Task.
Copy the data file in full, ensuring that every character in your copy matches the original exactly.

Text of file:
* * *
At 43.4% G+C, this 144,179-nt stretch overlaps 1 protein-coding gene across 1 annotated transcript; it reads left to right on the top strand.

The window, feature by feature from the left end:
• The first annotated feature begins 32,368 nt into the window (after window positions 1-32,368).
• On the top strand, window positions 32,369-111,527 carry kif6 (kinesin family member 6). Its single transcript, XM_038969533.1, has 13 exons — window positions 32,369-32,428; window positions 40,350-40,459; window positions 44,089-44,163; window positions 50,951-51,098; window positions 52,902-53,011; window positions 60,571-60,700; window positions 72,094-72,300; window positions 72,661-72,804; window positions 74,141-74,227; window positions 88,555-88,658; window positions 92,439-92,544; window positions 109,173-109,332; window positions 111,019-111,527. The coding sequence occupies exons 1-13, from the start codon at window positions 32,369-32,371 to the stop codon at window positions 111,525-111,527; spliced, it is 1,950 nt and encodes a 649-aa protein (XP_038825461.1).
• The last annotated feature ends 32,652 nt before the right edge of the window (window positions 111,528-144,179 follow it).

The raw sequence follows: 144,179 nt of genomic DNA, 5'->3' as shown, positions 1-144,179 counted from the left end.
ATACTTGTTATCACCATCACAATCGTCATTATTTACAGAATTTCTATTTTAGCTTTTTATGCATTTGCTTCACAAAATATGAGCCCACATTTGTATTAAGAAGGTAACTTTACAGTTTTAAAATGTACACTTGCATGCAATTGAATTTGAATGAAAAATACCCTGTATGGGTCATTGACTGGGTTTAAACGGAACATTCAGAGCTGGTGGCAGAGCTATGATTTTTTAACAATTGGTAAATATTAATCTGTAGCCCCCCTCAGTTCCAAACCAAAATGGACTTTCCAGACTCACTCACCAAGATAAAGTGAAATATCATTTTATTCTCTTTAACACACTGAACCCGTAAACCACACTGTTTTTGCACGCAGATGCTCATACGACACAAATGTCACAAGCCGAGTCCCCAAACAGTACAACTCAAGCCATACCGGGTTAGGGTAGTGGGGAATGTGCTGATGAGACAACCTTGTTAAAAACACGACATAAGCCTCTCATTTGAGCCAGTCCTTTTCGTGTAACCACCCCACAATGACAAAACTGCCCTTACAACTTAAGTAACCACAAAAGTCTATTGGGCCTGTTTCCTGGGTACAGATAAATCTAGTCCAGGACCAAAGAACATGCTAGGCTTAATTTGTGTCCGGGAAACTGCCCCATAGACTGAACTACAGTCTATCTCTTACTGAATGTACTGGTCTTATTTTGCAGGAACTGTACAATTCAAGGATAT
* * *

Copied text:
At 43.4% G+C, this 144,179-nt stretch overlaps 1 protein-coding gene across 1 annotated transcript; it reads left to right on the top strand.

The window, feature by feature from the left end:
• The first annotated feature begins 32,368 nt into the window (after window positions 1-32,368).
• On the top strand, window positions 32,369-111,527 carry kif6 (kinesin family member 6). Its single transcript, XM_038969533.1, has 13 exons — window positions 32,369-32,428; window positions 40,350-40,459; window positions 44,089-44,163; window positions 50,951-51,098; window positions 52,902-53,011; window positions 60,571-60,700; window positions 72,094-72,300; window positions 72,661-72,804; window positions 74,141-74,227; window positions 88,555-88,658; window positions 92,439-92,544; window positions 109,173-109,332; window positions 111,019-111,527. The coding sequence occupies exons 1-13, from the start codon at window positions 32,369-32,371 to the stop codon at window positions 111,525-111,527; spliced, it is 1,950 nt and encodes a 649-aa protein (XP_038825461.1).
• The last annotated feature ends 32,652 nt before the right edge of the window (window positions 111,528-144,179 follow it).

The raw sequence follows: 144,179 nt of genomic DNA, 5'->3' as shown, positions 1-144,179 counted from the left end.
ATACTTGTTATCACCATCACAATCGTCATTATTTACAGAATTTCTATTTTAGCTTTTTATGCATTTGCTTCACAAAATATGAGCCCACATTTGTATTAAGAAGGTAACTTTACAGTTTTAAAATGTACACTTGCATGCAATTGAATTTGAATGAAAAATACCCTGTATGGGTCATTGACTGGGTTTAAACGGAACATTCAGAGCTGGTGGCAGAGCTATGATTTTTTAACAATTGGTAAATATTAATCTGTAGCCCCCCTCAGTTCCAAACCAAAATGGACTTTCCAGACTCACTCACCAAGATAAAGTGAAATATCATTTTATTCTCTTTAACACACTGAACCCGTAAACCACACTGTTTTTGCACGCAGATGCTCATACGACACAAATGTCACAAGCCGAGTCCCCAAACAGTACAACTCAAGCCATACCGGGTTAGGGTAGTGGGGAATGTGCTGATGAGACAACCTTGTTAAAAACACGACATAAGCCTCTCATTTGAGCCAGTCCTTTTCGTGTAACCACCCCACAATGACAAAACTGCCCTTACAACTTAAGTAACCACAAAAGTCTATTGGGCCTGTTTCCTGGGTACAGATAAATCTAGTCCAGGACCAAAGAACATGCTAGGCTTAATTTGTGTCCGGGAAACTGCCCCATAGACTGAACTACAGTCTATCTCTTACTGAATGTACTGGTCTTATTTTGCAGGAACTGTACAATTCAAGGATAT